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One thing I never tried back in the day, was 3D. I was crap at maths cos I didn’t pay attention at school. Fortunately, every day’s a school day, and since the 90s I’ve learnt enough Linear Algebra to do the basics.

Time to have a go on the Amiga?

But before all that, I need a quick way to do the maths, which is where Fixed-point comes in.

*(If you grew up programming before the Pentium era then all this will be trivial to you. I needed to refresh my memory. I only ever did this once, and that was a very long time ago. I thought I’d write it up for posterity…)*

The 68000 processor in the Amiga and ST is a hybrid 16/32 bit CISC processor; 32bit instruction set, on a 16bit bus. Unlike modern processors, it has no Floating-Point Unit [FPU], so processing numbers with fractional values is slow in comparison to integer based math.

3D graphics calculates a lot of angles/positions that rely on these fractional values, so we need a way to trade mathematical precision for processing speed. Fixed-Point is a decent compromise.

In fixed-point, numbers are stored in standard C types (ints, short and long, etc.) but the content of the variable differs from that of a normal int type. Fixed-point implies a position within the variable where the decimal point would be, and this is kinda arbitrary. For example, a signed 16bit integer normally has the range -32768 to 32767. If we create a fixed-point type of 8.8 – 8 bits for the integer part, 8bits for the fractional part – the integer range is reduced to -128, 127, but we’ve gained 8 bits of fractional precision.

Where to put the decimal point depends on the use-case. The resolution of the Amiga, in PAL low res, is 320x256, meaning unsigned 8.8 fixed-point numbers would *nearly* give us enough range to cover the screen. 12.4 would be more than enough. 16.16 takes us to the moon and back (and may be faster for some operations?).

For trigonometry functions, like Sine, where the output is -1 to 1, we could use a 2.14 fixed-point notation, giving us 14 bits of fractional precision. More than enough for smooth rotations.

Conversion to and from a fixed-point number is simple: Shift by the number of bits in the fractional part of the number. Ie: If you’re using 8.8 fixed-point, shift by 8 bits. A set of pre-processor macros is enough to go to and from any of the fixed-point representations need, but you must be mindful of potential under or overflow.

Addition and Subtraction of fixed-point numbers – assuming they’re of the same notation, 8.8 or whatever -- works the same as normal integers, but multiplication and division need slightly different handling.

When two fixed-point numbers are multiplied, the result is shifted by the number of bits in the fractional part, so must be stored in a type large enough to hold the extra bits to avoid truncation. (Multiplying 16bit words gives results in 32bit longs.) Also, the result must be shifted back before being stored:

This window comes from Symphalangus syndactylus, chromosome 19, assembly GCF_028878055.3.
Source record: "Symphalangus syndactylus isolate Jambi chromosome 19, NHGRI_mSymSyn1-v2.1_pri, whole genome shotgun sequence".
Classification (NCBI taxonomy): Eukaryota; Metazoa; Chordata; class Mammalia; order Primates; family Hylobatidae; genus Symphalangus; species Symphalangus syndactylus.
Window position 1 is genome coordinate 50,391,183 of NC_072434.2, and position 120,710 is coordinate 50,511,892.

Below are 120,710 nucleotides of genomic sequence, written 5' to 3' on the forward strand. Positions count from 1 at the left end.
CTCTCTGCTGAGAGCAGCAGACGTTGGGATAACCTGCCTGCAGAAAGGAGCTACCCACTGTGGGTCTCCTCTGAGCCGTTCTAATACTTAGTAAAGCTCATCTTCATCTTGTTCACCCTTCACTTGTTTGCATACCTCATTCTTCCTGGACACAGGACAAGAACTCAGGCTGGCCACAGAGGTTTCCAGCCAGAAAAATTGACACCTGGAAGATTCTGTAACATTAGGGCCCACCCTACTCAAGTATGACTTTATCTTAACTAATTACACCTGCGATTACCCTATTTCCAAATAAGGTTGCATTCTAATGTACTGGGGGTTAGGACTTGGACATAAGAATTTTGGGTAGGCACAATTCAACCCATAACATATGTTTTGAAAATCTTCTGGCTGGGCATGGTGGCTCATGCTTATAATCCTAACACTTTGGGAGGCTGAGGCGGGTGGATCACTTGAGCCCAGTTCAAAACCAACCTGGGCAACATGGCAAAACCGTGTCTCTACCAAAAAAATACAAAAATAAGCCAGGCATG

```
(short) (((long) i * (long) j) >> 8);
```

Fixed-point division also shifts the result, but in the opposite direction, losing precision. To compensate, code needs to shift one of the arguments up, before the operation.

```
(short) (((long) i << 8) / j);
```

Fast trig on a 16bit computer requires the use of pre-calculated look-up tables. And maybe some cheats.

Let’s take Sin/Cos. These functions take an angle as input. To pre-calculate their look-up tables, we need to decide what sort of precision is required for this input. Instead of having 360 degrees in a circle, we can say there are 256, meaning an angle can be stored within a byte and we get angular modulo for free, as the integer overflows (handy).

A precalculated look-up table for Sin/Cos, with this assumption would have 256 entries. The fixed-point precision of the values in the table being arbitrary; 2.14, 16.16… whatever is required of the results.

If you take advantage of the symmetry of Sin/Cos, it’s possible to reduce the number of entries: Only the first quadrant [“90 degrees”, or 64 entries in this example] need be calculated. The result can be mirrored/negated as appropriate, depending on the quadrant of the input [angle] passed to the function.

256 “degrees” in a circle would be enough to bounce a sprite up and down smoothly, but it probably wouldn’t be enough for silky vector rotations of lines and polygons. In these cases it’s worth bumping up to 4096, resulting in a 1024 entry table, with a precision of 360/4096 = 0.087890625 degrees.

That’s a decent trade of memory for speed!

I’m writing this for sport and it doesn’t need to do much beyond clearing out the cobwebs from my old-geezer brain. You, dear reader, don’t need to know any of this. And, since you live in the future, you don’t need to code it, either. You can get a battle-tested fixed-point library that’ll work on old computers (or tiny embedded devices, whatever) right from Git Hub:

I hear it’s great, but it’s possibly not as much fun as working all this out [again] on a rainy Sunday after noon 😊

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